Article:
Contrary to what Sean Spicer said, Axelrod says he and Robert Gibbs did not regularly attend the most sensitive National Security Council meetings
Axelrod: Former Breitbart chief Steve Bannon will exercise authority no political adviser has had before
Editor’s Note: David Axelrod is CNN’s senior political commentator and host of the podcast “The Axe Files.” He was senior adviser to President Barack Obama and chief strategist for the 2008 and 2012 Obama campaigns. The opinions expressed in this commentary are his.
I woke up this morning as an Alternative Fact.
In justifying the appointment of Steve Bannon, the president’s chief strategist, to the National Security Council, Trump spokesman Sean Spicer cited my role in the Obama White House as a precedent. Spicer said press secretary Robert Gibbs and I attended classified National Security Council meetings “all the time.”
That is simply not true.
As a senior adviser to President Obama in 2009, I had the opportunity to witness the fateful deliberations of his National Security Council Principals committee over the strategy the U.S would pursue in the war with Al Qaeda in Afghanistan and Pakistan.
I was not a member of the committee. I did not speak or participate. I sat on the sidelines as a silent observer with Gibbs because we would be called upon to publicly discuss the president’s decision on that critical matter and the process by which he arrived at it.
We knew our presence chagrined some of the principals but, acting on the president’s instructions, we were there to gain a thorough understanding of what would be one of the most important judgments he would make as commander-in-chief.
Our access also came with limits. We were barred from some of the most sensitive meetings on the Afghanistan-Pakistan policy review so as not to inhibit discussions.
Beyond that, Gibbs and I did not attend regular meetings of the NSC Principals committee or their deputies nor were we invited to weekly meetings on terrorist threats.
We did not attend the president’s regular meetings with the Secretary of Defense and chairman of the Joint Chiefs of Staff nor with the Secretary of State.
We did not sit in on the president’s daily intelligence briefing.
Our expertise was in politics and communications, not national security and foreign policy and our attendance, much less participation, in these meetings would have been inappropriate.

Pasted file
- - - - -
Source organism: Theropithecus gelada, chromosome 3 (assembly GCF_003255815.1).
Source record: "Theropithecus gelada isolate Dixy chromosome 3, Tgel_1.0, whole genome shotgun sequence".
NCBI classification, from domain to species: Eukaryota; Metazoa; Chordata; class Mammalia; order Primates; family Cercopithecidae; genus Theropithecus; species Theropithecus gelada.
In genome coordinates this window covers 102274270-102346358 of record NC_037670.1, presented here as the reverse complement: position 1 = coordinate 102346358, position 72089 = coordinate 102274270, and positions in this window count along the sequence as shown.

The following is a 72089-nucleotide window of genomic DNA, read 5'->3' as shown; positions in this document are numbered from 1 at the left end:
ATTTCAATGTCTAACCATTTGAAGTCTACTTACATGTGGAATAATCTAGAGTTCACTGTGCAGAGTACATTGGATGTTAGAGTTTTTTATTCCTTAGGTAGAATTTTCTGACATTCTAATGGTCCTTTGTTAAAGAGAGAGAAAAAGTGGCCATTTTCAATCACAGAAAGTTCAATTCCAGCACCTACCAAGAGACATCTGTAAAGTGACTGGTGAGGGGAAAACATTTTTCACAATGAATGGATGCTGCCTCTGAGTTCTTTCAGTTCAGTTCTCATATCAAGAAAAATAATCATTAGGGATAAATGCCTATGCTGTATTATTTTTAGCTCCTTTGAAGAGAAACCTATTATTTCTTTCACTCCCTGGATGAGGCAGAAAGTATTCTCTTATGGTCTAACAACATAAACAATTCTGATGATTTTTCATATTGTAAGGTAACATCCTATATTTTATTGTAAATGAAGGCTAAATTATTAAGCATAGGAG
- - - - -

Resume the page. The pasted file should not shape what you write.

Where aides were needed, the National Security Adviser and Chief of Staff filled the role.
In elevating Bannon to sit with the Secretaries of Defense and State and other key national security figures on the NSC principals committee, President Trump has blazed new ground. Bannon will exercise authority no political adviser has had before. He will be a full participant, not an observer, in national security deliberations.
Under the president’s announced structure, Bannon has eclipsed the Chairman of the Joint Chiefs of Staff and the Director of National Intelligence on the National Security Council.
Indeed, Bannon already has emerged as the president’s most trusted adviser on global affairs, an area in which Trump has little expertise.
It was Bannon who guided the drafting of Trump’s controversial immigration order. According to reports, the Secretary of Defense and director of Homeland Security were not consulted; the State Department was caught unawares.
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The order, which has roiled the world, reflected not only Trump’s campaign pledge for “extreme vetting” but the white nationalist, anti-immigrant bent of Breitbart News, the organization Bannon led before joining Trump’s campaign team.
Trump’s warmth to right-wing populist movements in Europe and hostility to trade and global institutions are wholly consistent with the worldview of Bannon’s Breitbart, which recently opened bureaus in France and Germany in advance of elections there.
Ten days in, this much is clear: Steve Bannon is playing a role in national security and foreign policy for which there is no precedent.
And for better or worse, he already is making an impact.